Planning appeals have been a contentious issue in England for many years. Planning decisions are often difficult to make and the Planning Inspectorate has a tough job of reviewing these decisions. Many People won’t even know How Appeals are submitted in the first place. Planning is not just about what you can build, but also how it will affect the local area. You can  That’s why we’ve compiled this guide on answering the most frequently asked questions about Planning Appeals so that you can maximize your chances of success!

What are the responsibilities of the Planning Inspectorate?

The Planning Inspectorate is the one who decides the appeal and therefore has a responsibility to ensure that all parties involved in an appeal are treated fairly and equally. That includes the Appellant as well as the Local Planning Authority you’re appealing against.

No prejudice should be given on either side, so remember never to bring up any points which could harm your case or help that of your opponent.

It’s also important to remember that Planning Inspectorate is there to help you! During your appeal, if you have any questions or concerns it is always best to speak with the Planning Inspector. They will be able to address them and let you know whether they can be used in court so keep an eye out for their response.

What are the responsibilities of the Local Planning Authority?

The Local Planning Authority must provide all relevant planning documents which you were submitted at the time of application, and any information that they feel is necessary for Planning Inspector to make a decision. They also need to be able to answer any questions Planning Inspectors may have about your Planning Application during an appeal hearing.

When can Planning Appeals be submitted?

Planning Appeals are only possible after full consideration has been given by the Local Planning Authority and they have formally rejected your Planning Application, usually in writing with reasons for doing so. You then have one month from this date to submit your Planning Appeal if you’re not happy with their decision. The latest it can be done is two months from when you first became aware that your application had been refused/granted unless there are exceptional circumstances – such as being abroad at the time of refusal which would allow three additional weeks before appealing!

What if I want to change something?

If you wish to make any changes or additions to your Planning Application prior to its hearing date then any amendments should be sent in writing directly to Planning Inspectorate with a copy to Planning Inspector.

What happens at Planning Hearing?

At your Planning Hearing, you will be given an opportunity to present any new evidence and witnesses before Planning Inspector who will make their decision based on the facts presented, following which they may ask for clarification or additional information if required.

The Local Planning Authority representative (the person that decided against your application) is also entitled to attend as well as anyone else with a legitimate interest in the appeal such as landowners within 250m of the proposed development site- so it’s worth noting this down!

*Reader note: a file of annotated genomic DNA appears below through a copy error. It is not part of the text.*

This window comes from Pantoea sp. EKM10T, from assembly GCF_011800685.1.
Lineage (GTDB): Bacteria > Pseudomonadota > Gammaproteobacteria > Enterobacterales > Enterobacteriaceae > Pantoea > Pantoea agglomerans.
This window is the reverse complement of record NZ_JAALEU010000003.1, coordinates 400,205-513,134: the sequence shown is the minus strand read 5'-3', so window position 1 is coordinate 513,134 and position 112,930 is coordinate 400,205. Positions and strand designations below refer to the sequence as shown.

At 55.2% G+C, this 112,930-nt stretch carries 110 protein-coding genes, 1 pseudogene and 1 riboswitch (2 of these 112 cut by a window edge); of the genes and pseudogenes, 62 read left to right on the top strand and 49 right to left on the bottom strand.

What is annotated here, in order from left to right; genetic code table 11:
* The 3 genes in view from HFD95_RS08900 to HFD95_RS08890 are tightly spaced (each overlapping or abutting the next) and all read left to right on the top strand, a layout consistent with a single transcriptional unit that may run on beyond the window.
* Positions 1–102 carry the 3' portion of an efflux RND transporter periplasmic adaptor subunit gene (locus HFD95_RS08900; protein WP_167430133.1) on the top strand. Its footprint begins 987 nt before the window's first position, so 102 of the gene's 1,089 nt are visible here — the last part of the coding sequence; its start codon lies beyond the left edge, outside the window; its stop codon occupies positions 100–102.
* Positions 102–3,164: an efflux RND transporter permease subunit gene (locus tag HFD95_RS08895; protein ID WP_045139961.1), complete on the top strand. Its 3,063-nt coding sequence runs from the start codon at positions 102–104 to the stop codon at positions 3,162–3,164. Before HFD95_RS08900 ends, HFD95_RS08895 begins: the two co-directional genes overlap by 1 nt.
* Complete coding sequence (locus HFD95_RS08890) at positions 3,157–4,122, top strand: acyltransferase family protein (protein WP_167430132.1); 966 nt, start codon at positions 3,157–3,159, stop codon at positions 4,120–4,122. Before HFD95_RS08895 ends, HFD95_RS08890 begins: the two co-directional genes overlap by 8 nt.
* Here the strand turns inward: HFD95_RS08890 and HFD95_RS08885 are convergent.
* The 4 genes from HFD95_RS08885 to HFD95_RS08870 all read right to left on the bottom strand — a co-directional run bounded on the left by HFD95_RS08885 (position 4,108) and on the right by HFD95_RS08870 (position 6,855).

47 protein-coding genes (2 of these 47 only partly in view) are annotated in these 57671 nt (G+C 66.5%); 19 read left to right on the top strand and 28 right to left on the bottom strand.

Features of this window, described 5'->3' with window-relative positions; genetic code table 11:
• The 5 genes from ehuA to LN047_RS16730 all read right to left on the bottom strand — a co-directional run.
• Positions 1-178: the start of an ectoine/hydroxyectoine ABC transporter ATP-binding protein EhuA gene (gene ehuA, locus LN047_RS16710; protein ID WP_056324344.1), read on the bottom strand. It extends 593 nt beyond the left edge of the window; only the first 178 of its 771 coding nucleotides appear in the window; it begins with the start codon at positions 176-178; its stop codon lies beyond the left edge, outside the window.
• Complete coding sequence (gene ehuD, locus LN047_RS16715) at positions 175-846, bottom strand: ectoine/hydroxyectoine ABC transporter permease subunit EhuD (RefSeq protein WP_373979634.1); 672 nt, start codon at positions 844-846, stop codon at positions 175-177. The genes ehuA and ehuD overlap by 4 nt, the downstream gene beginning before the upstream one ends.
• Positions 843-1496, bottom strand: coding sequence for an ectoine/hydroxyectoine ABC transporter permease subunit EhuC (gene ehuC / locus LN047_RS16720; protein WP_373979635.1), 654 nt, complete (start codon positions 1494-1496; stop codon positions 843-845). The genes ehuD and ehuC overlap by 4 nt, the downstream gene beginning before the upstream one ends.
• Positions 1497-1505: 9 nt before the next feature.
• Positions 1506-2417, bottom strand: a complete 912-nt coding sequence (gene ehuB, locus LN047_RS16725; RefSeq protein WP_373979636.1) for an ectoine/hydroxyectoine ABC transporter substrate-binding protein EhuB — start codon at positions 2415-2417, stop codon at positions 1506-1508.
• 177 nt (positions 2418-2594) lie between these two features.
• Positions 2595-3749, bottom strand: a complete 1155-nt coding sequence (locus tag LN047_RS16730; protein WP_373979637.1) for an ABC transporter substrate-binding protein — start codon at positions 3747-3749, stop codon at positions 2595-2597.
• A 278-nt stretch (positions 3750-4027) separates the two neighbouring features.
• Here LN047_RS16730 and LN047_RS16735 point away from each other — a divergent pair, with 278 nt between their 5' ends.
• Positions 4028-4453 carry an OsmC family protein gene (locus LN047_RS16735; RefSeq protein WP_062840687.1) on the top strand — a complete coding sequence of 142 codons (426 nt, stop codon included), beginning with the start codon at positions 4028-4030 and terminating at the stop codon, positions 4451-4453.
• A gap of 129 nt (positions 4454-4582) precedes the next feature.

What happens if a relevant decision is made on another case?

If Planning Inspector decides that a relevant decision has been made on another Planning Application at the time of your appeal, they may refer it to the Local Planning Authority for further consideration. If this is done, you’ll be notified in writing and will need to wait until such a time when the appeal can proceed again.

What happens if there are new or emerging policies?

If Planning Inspector feels that new or emerging planning policies are relevant to your Planning Appeal then they may refer the decision back to the Local Planning Authority for further consideration. If this is done, you’ll be notified in writing and will need to wait until such a time when the appeal can proceed again.

New information doesn’t always mean more weight needs to be given towards them- many times it might not be appropriate which means the Planning Officer’s original refusal of application stands regardless!

What happens if there is new legislation or national policy or guidance?

The Inspector has to make this decision (or issue a report and recommendation to the Secretary of State for a successful appeal) in light of the circumstances at the time he or she makes it. As a result, the Inspector will consider:

  • Whether the proposed development is in accordance with planning permission, or that Planning Permission should be granted
  • The existing policies and relevant emerging policy.

Where there are new developments that affect the application then it will clearly have an impact on their decision when they make it. However, Planning Inspectors must still consider all evidence submitted when making a decision- not just what has been published since your Planning Application was made.

What happens next?

If Planning Inspector decides to overturn the Local Planning Authority’s original refusal of application you’ll receive written confirmation in due course along with any additional conditions necessary for landowner approval before work can commence!

All decisions will be available online within 28 days of the hearing date via the Planning Inspectorate website. If Planning Inspector deems the Planning Application should be refused then the Local Planning Authority will issue a decision notice along with any conditions necessary for landowner approval before work can commence.

This all depends on the Planning Appeal Ground in question and whether or not Planning Inspector decides to overturn the Local Planning Authority’s original refusal of application- but you’ll receive written confirmation in due course either way!